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MPOB and Collaborators Solve Mystery of Clonal Abnormality and Discover the Importance of Good Karma in Oil Palm Tissue Culture

Published: Wednesday September 9, 2015.

MPOB scientists scored a major breakthrough by unlocking a puzzle that has mystified the oil palm industry for three decades. The successful development of oil palm tissue culture in the 70s heralded a new era for oil palm crop improvement as it allowed for the mass propagation of thousands of uniform elite clones with the potential to increase oil yield by 30%. However, the emergence of clonal abnormality in the mid 80s put the brakes on large-scale cultivation of oil palm clones. The occurrence and severity of MANTLED is highly unpredictable thus greatly reducing confidence in tissue culture. In 2013, MPOB shared the oil palm genome sequence with scientists across the world, generating an explosion of research in oil palm genomics. Leveraging the oil palm genome, MPOB and its long standing partner Orion Genomics together with Cold Spring
Harbor Laboratory and oil palm industry members Felda Global Venture, United Plantations Berhad, Applied Agricultural Resources Sdn Bhd and AAR discovered the trigger for clonal abnormality. The discovery again put MPOB and its collaborators on the international map when it was published in the epub version of Nature on 9 September 2015. The scientists discovered that clonal abnormality is an epigenetic phenomenon. A retrotransposon (jumping gene) known as Karma embedded in Elaeis guineensis DEFICIENS (EgDEF), a regulatory gene involved in defining the floral architecture of oil palm determines if an oil palm clone is normal or abnormal. Dense methylation near the Karma splice site (termed the Good Karma epiallele) predicts normal clones, whereas hypomethylation (the Bad Karma epiallele) predicts MANTLED abnormality. A diagnostic assay that predicts the clonal fidelity with 100% accuracy is now finally available.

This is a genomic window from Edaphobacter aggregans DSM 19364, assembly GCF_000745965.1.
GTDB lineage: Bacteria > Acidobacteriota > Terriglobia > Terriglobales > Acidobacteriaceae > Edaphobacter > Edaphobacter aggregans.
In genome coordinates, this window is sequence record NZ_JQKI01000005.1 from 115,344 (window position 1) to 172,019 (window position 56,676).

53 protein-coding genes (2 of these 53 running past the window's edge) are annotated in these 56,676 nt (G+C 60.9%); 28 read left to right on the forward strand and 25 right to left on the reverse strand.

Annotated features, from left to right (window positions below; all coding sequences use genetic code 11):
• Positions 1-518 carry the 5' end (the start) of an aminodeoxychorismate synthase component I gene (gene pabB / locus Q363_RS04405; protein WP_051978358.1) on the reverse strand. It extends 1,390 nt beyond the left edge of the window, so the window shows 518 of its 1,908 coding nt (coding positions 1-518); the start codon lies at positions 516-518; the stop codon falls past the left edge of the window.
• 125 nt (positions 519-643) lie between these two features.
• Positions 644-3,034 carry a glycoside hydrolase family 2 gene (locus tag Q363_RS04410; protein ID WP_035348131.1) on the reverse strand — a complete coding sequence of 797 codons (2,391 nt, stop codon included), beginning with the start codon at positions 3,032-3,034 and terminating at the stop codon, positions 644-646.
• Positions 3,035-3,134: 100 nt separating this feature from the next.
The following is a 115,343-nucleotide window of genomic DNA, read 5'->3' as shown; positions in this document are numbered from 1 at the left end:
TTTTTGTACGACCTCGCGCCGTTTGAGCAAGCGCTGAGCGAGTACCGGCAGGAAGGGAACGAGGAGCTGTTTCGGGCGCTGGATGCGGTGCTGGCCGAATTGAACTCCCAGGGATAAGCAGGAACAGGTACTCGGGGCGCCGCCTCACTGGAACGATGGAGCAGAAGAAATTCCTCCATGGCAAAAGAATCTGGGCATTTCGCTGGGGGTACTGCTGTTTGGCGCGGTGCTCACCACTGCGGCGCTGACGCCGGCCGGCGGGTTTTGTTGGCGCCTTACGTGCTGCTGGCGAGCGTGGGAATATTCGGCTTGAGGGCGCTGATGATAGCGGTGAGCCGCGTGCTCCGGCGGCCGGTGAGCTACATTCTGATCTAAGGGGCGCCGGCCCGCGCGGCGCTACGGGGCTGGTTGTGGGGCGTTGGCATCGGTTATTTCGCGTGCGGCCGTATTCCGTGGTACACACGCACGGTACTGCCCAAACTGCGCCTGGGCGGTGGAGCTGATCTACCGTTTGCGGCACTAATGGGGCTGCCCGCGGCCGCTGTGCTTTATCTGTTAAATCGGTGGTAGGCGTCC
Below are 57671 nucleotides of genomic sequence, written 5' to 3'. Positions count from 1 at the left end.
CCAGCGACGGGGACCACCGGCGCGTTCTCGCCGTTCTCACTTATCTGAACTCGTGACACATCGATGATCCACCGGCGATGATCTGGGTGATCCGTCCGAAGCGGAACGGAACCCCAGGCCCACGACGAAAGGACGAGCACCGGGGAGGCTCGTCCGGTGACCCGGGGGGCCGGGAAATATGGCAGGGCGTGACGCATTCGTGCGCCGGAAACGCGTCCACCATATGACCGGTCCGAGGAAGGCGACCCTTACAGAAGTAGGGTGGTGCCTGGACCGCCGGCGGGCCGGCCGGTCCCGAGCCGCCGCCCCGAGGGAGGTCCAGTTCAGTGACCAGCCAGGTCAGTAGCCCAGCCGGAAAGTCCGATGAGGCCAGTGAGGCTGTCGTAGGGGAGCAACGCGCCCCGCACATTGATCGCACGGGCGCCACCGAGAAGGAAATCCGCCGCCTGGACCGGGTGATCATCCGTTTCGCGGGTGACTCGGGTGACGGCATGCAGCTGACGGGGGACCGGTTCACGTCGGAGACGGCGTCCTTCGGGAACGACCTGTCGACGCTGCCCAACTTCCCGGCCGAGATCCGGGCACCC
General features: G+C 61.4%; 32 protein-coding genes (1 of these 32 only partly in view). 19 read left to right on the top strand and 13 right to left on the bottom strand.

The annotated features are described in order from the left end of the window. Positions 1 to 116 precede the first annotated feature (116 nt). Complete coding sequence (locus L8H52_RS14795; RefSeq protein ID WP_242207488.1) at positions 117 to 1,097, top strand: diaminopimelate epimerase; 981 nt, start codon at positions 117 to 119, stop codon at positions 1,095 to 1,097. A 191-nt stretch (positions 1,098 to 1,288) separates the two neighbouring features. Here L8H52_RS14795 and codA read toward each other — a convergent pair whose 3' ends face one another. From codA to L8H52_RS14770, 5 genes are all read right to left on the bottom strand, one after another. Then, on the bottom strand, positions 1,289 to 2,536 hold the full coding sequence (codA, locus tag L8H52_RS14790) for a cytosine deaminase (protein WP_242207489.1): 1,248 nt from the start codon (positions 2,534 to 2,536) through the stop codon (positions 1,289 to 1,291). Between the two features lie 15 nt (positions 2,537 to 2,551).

The finding comes on the heels of the discovery of the shell gene (in 2013) and the fruit colour gene (2014) by MPOB and collaborators and shows the power of the genome sequence in unlocking the vast potential of the genetics of the oil palm. The discoveries pave the way for improved sustainability by optimizing land use and reducing demand on additional land, water, and resources.